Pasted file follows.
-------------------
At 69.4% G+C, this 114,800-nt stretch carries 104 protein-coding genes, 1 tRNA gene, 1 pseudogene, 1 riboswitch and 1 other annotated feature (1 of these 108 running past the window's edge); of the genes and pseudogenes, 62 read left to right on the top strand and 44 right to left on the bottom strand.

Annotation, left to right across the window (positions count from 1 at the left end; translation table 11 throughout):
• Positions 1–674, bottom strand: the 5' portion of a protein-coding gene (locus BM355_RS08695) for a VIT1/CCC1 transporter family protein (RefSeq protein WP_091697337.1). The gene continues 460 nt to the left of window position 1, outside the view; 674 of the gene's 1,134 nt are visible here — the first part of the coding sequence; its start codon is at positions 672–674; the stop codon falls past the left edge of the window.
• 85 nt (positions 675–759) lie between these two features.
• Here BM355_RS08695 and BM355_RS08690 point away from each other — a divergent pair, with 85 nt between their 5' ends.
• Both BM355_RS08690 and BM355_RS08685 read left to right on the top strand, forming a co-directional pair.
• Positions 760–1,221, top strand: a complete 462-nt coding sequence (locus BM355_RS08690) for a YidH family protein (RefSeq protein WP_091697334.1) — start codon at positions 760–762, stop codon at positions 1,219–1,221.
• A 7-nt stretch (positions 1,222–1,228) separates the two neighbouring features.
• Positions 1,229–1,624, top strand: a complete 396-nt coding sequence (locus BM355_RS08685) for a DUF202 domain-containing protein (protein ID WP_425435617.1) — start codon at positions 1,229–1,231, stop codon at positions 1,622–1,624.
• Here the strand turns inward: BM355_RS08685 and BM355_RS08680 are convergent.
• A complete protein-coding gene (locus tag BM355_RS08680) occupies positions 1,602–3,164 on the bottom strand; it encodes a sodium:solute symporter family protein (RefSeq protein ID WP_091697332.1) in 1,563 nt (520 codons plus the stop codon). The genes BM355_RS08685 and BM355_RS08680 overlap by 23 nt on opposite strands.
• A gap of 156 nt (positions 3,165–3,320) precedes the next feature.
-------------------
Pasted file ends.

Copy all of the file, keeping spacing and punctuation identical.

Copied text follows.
At 69.4% G+C, this 114,800-nt stretch carries 104 protein-coding genes, 1 tRNA gene, 1 pseudogene, 1 riboswitch and 1 other annotated feature (1 of these 108 running past the window's edge); of the genes and pseudogenes, 62 read left to right on the top strand and 44 right to left on the bottom strand.

Annotation, left to right across the window (positions count from 1 at the left end; translation table 11 throughout):
• Positions 1–674, bottom strand: the 5' portion of a protein-coding gene (locus BM355_RS08695) for a VIT1/CCC1 transporter family protein (RefSeq protein WP_091697337.1). The gene continues 460 nt to the left of window position 1, outside the view; 674 of the gene's 1,134 nt are visible here — the first part of the coding sequence; its start codon is at positions 672–674; the stop codon falls past the left edge of the window.
• 85 nt (positions 675–759) lie between these two features.
• Here BM355_RS08695 and BM355_RS08690 point away from each other — a divergent pair, with 85 nt between their 5' ends.
• Both BM355_RS08690 and BM355_RS08685 read left to right on the top strand, forming a co-directional pair.
• Positions 760–1,221, top strand: a complete 462-nt coding sequence (locus BM355_RS08690) for a YidH family protein (RefSeq protein WP_091697334.1) — start codon at positions 760–762, stop codon at positions 1,219–1,221.
• A 7-nt stretch (positions 1,222–1,228) separates the two neighbouring features.
• Positions 1,229–1,624, top strand: a complete 396-nt coding sequence (locus BM355_RS08685) for a DUF202 domain-containing protein (protein ID WP_425435617.1) — start codon at positions 1,229–1,231, stop codon at positions 1,622–1,624.
• Here the strand turns inward: BM355_RS08685 and BM355_RS08680 are convergent.
• A complete protein-coding gene (locus tag BM355_RS08680) occupies positions 1,602–3,164 on the bottom strand; it encodes a sodium:solute symporter family protein (RefSeq protein ID WP_091697332.1) in 1,563 nt (520 codons plus the stop codon). The genes BM355_RS08685 and BM355_RS08680 overlap by 23 nt on opposite strands.
• A gap of 156 nt (positions 3,165–3,320) precedes the next feature.